Ecstasy Addiction & Abuse: Signs, Effects, & Treatment

As of 2015, the National Institute on Drug Abuse (NIDA) reports that nearly 7 percent of American adults have used MDMA (3,4-methylenedioxymethamphetamine) at some point in their lifetime.

What is MDMA/Ecstasy?

MDMA is an illegal synthetic drug often made in clandestine laboratories and typically sold as colorful tablets called ecstasy at parties, clubs, and raves. It may also be marketed in liquid, powder, and capsule form. MDMA is also known as AdamXTClover’s speedclarityhug drugbeansEveE, or X, or in a supposedly pure form called molly. According to NIDA, young adults between the ages of 18 and 25 abuse ecstasy at the highest rates.1

MDMA works as both a hallucinogenic drug and a stimulant drug, which means that it increases energy, activity, and alertness levels. It also distorts time and sensory perceptions and induces a sense of emotional warmth and closeness. The Drug Enforcement Administration (DEA) warns that MDMA, or “ecstasy”, has no accepted medicinal use within the United States and therefore considers the drug to be dangerous and illegal to use.2

Is Ecstasy Addictive?

There is much debate as to whether or not ecstasy is an addictive drug. NIDA reports that people may develop drug tolerance and withdrawal symptoms as a result of ecstasy use.3 They may also lose their ability to control how often and how much of the drug they take and keep using even though they know it will create negative consequences.

If you believe you or someone you care about is struggling with an MDMA addiction, there are various types of addiction treatment that may be able to help.

The Effects of Ecstasy

The effects of ecstasy start working within about 20-30 minutes of taking it orally, and the National Highway Transportation Safety Association (NHTSA) reports that the bulk of them last about an hour while residual side effects may continue for 2-3 hours.4 Ecstasy interferes with three major naturally-occurring chemicals in the brain: dopamine, serotonin, and norepinephrine.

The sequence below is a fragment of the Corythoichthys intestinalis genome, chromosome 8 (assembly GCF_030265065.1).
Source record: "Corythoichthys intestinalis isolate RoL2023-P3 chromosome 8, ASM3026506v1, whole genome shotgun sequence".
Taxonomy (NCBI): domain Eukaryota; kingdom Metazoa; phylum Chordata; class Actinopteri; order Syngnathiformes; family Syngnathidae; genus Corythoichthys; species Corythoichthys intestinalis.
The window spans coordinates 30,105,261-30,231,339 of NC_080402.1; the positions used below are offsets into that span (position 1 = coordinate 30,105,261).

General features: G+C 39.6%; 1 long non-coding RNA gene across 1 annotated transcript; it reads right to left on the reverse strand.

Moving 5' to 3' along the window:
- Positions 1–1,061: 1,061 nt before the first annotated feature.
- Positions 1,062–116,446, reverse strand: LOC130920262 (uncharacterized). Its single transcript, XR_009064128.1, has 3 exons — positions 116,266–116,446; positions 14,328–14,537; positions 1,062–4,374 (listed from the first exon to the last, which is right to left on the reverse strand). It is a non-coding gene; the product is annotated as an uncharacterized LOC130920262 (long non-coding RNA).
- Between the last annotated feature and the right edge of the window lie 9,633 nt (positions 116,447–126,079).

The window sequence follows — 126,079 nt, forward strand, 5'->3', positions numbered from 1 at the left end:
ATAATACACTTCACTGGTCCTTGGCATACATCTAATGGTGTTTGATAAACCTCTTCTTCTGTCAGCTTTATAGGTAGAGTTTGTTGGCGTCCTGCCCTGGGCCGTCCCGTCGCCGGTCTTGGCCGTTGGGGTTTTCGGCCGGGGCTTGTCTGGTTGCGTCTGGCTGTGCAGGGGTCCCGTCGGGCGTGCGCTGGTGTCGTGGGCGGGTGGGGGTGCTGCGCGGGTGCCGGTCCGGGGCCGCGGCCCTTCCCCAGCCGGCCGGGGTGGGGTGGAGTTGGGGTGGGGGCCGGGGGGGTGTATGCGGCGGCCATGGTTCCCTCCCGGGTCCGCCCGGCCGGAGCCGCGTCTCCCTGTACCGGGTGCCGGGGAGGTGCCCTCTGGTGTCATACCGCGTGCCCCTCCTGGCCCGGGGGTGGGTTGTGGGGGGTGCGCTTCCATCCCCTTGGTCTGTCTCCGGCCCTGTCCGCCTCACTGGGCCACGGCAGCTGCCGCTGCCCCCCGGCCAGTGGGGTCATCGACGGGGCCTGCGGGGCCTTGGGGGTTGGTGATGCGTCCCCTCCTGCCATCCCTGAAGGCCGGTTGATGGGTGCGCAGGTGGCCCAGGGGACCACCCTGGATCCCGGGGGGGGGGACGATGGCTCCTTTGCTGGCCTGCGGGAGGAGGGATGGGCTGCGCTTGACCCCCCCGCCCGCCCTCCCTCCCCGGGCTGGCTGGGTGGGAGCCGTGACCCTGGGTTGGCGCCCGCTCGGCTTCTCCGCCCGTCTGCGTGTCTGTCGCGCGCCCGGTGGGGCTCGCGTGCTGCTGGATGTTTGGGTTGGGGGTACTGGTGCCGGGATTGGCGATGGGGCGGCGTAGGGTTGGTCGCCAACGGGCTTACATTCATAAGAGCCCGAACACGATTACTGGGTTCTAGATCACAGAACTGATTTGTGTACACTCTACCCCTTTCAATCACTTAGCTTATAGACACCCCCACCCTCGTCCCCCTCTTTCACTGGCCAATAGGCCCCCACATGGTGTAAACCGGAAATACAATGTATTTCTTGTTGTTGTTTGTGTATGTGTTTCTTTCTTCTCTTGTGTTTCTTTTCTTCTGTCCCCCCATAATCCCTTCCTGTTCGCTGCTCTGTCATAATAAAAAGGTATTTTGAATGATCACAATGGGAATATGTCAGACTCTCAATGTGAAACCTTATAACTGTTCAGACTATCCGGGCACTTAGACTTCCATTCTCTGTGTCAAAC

As a result, common effects of ecstasy include the following:

  • Increased energy levels
  • Sense of euphoria
  • Increased heart rate
  • Increased blood pressure
  • Raised body temperature
  • Decreased appetite
  • Difficulty sleeping
  • Increased sensitivity to light
  • Increased feelings of empathy, trust, and closeness to others
  • Distorted sense of time

Along with the effects of MDMA on the body, the drug is often taken in conjunction with other drugs or alcohol, which can increase the duration and impact of the drug. Called “candy-flipping,” MDMA is commonly combined with the hallucinogenic drug LSD (lysergic acid diethylamide) to prolong the “trip.” . It may also be abused by “stacking,” which is taking several tablets at once, or by “piggy-backing,” which is when doses are taken back-to-back. These methods of ecstasy abuse can intensify and extend the drug’s effects but also increase the potential risks.

Ecstasy interferes with three major naturally occurring chemicals in the brain: dopamine, serotonin, and norepinephrine. Dopamine intensifies gratification and energy levels. Norepinephrine raises blood pressure, heart rate, and body temperature. Serotonin impacts appetite, sleep functions, mood, emotional closeness, feelings of empathy, trust, and sexual excitement.

Ecstasy distorts a person’s sense of time as well as their senses in general and impairs rational thought and the decision-making processes. Increased sensitivity to light and touch, increased sociability, and amplified empathy are common indicators of ecstasy use. A person taking ecstasy often feels emotionally close to those around them and may engage in sexual activities at an increased rate. They will also appear happy, euphoric, energetic, have less of an appetite, and be wide awake. Individuals are more likely to participate in activities that may be potentially risky and engage in behaviors and actions that are out of character when under the influence of ecstasy.

Dangers of Ecstasy/MDMA Abuse & Addiction

a woman suffering an ecstasy overdose

While often taken for its euphoric effects, not all ecstasy trips are the same. Sometimes, they can be more negative than positive, causing a person to become anxious and paranoid and experience auditory and visual hallucinations. MDMA interferes with how the body controls its temperature, which can cause it to spike dangerously high, leading to heart, kidney, or liver failure, which can be potentially fatal. Over 20,000 people received emergency department (ED) services due to an adverse reaction to MDMA abuse in 2011.5